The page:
FCA: 30% have trouble finding the best mortgage | moneyfacts.co.uk

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Lieke Braadbaart

Online Writer
Published: 04/05/2018
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The Financial Conduct Authority (FCA) has today published an interim report on its review into the mortgage market, which discusses the good, the bad and the ugly of the sector. While the FCA found that a lot of the market is working well, they reported that 30% of consumers still find it difficult to find the cheapest deal for them and raised continuing concerns about mortgage prisoners.

Finding the right mortgage

With mortgage debt accounting for 80% of all UK household debt, it's easily one of the most important financial markets around today, which is why the FCA is taking a closer look at how it works (or doesn't). Following this report, they will be seeking to help make it easier for consumers to find the right mortgage by developing more tools and encouraging greater innovation, among other things.

Among the proposed tools are means by which consumers can better compare mortgages – something that anyone who visits this website frequently should be more than familiar with, considering our unbiased charts and personalisable mortgage search. It's always important to do your research, but especially now as "mortgage rates are still on the rise and the average two-year fixed rate is at its highest level since July 2016," according to our finance expert Rachel Springall.

"While the pace of the increases has slowed down, the changes are still causing a domino effect among lenders," she said. "This week Atom Bank, Barclays, Santander and Virgin Money increased prices on a selection of their two-year fixed rate deals. There are still some deals on offer with rates below 1.40% in the two-year fixed market overall, but they typically carry high fees and may not be the right deal for all borrowers."

Rachel went on to remind consumers that "the lowest-priced deal is not always the best choice for borrowers, based on true cost. Customers would need to weigh up the rate, fees as well as any incentives to find the right deal and not be blind-sided by the lowest rates alone."

Helping mortgage prisoners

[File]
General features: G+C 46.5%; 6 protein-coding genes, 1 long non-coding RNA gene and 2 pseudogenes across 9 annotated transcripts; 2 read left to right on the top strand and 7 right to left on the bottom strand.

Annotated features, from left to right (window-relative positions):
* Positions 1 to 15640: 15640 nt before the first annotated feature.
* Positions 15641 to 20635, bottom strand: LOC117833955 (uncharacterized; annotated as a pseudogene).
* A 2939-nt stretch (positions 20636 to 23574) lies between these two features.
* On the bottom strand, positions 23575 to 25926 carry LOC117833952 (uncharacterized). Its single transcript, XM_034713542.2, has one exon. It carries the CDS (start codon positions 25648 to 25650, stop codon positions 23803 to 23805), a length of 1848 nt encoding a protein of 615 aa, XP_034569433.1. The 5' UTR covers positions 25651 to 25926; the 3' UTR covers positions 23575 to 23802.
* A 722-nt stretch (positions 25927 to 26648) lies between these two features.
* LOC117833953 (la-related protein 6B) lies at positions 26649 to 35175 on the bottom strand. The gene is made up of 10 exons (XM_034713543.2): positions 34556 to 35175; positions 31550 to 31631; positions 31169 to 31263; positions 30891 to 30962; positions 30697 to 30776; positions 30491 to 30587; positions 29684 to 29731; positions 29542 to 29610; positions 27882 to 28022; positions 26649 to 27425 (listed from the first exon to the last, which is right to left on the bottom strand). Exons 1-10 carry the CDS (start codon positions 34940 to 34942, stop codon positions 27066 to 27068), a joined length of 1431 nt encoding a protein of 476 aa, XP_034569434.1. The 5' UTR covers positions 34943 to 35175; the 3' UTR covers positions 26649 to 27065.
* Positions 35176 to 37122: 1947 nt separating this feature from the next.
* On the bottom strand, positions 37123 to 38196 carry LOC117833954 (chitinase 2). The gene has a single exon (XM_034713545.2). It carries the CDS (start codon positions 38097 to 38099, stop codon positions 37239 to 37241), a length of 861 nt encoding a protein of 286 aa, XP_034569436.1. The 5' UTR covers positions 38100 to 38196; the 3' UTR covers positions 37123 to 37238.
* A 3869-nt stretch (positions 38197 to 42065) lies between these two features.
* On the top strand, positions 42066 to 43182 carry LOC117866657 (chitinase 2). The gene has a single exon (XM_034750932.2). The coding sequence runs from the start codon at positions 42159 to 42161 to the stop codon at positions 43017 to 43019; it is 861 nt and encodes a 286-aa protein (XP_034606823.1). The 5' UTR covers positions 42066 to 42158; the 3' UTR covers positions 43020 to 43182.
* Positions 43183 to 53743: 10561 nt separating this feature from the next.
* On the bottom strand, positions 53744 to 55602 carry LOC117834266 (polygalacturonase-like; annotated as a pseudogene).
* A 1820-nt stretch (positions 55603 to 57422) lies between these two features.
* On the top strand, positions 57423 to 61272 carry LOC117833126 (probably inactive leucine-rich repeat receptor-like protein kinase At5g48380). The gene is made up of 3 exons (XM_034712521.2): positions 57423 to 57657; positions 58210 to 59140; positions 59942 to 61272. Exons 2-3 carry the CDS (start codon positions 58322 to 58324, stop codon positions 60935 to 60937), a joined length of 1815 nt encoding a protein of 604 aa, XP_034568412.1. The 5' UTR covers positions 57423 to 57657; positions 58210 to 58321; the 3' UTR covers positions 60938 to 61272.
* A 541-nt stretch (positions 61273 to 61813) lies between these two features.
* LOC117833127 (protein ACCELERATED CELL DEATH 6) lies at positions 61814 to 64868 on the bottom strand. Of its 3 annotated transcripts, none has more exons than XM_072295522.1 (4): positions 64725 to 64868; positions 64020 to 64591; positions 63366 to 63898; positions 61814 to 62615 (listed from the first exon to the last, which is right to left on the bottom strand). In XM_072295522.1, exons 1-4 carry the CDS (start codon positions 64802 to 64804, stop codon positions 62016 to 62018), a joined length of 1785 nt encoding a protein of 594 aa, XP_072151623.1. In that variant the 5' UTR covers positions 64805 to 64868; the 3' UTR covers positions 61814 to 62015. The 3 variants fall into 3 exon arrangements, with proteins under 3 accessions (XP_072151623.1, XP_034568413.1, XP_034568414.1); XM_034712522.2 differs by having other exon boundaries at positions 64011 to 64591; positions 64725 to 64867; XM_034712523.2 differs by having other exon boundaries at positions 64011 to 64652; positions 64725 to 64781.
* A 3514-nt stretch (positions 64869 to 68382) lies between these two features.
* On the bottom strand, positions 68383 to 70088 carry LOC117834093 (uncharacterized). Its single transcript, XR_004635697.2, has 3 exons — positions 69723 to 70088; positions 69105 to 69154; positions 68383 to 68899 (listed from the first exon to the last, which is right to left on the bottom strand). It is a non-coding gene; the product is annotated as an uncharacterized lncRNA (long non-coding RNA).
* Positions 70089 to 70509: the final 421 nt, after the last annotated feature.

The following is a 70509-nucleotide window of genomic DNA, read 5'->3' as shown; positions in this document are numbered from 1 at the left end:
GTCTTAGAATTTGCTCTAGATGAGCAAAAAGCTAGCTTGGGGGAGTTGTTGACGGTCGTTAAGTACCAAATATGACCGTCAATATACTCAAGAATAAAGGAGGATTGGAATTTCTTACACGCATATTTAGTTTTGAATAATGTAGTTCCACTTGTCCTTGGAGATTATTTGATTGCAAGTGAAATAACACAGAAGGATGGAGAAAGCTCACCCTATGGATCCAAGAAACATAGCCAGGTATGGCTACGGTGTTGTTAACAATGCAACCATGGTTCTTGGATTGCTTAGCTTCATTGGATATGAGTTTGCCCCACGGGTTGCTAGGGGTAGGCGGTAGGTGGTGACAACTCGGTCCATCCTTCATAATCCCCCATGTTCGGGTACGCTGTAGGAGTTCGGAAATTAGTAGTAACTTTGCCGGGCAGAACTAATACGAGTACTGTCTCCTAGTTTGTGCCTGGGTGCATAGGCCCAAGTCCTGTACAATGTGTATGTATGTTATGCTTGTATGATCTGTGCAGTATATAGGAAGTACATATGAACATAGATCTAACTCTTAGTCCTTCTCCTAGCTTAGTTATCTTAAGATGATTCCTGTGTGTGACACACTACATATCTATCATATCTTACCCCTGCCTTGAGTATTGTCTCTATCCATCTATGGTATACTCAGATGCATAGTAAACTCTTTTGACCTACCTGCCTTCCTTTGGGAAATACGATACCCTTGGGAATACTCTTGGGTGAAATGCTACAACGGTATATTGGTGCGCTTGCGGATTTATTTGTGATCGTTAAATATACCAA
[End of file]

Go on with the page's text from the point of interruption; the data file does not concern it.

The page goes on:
Finding the cheapest deal is one thing. Finding one that will accept you may be another thing entirely. The FCA warned that while most consumers are well engaged, switching from deal to deal to try and keep finding the lowest rate, a "significant minority" stay on their lender's Standard Variable Rate (SVR) "for an extended period".

With this reversion rate often higher than any other deal on the market, these consumers would very likely benefit from switching. Indeed, the FCA estimated that around 800,000 customers who remain on a reversion rate for more than six months could save around £1,000 per year by switching to a new two-year fixed rate mortgage.

However, even borrowers who always make their mortgage repayments may not find remortgaging that easy, with an estimated 30,000 customers unable to switch. These mortgage prisoners are trapped most often because they took out an (interest-only) mortgage before the financial crisis and now no longer fulfil the much stricter lending criteria.

"Highlighting the plight of mortgage prisoners is important, as not everyone will be able to move their mortgage if their circumstances change," commented Rachel. "Even if borrowers can demonstrate that they could afford a cheaper deal based on lower repayments, they could still be turned down if they are unable to prove they can cope with future interest rate rises.

"Tighter affordability checks are in place to prevent borrowers from getting a mortgage beyond their control, but there will still be consumers out there whose circumstances change and who could end up defaulting. The only options left for borrowers stuck on their deal would be to talk to their existing lender and seek a financial adviser to figure out where to turn."

What next?

Whether you're a 'prisoner' of your mortgage or simply seeking a better deal, it's always a good idea to keep a close eye on the mortgage charts – especially as rates may soon be increasing even more if base rate were to go up next week


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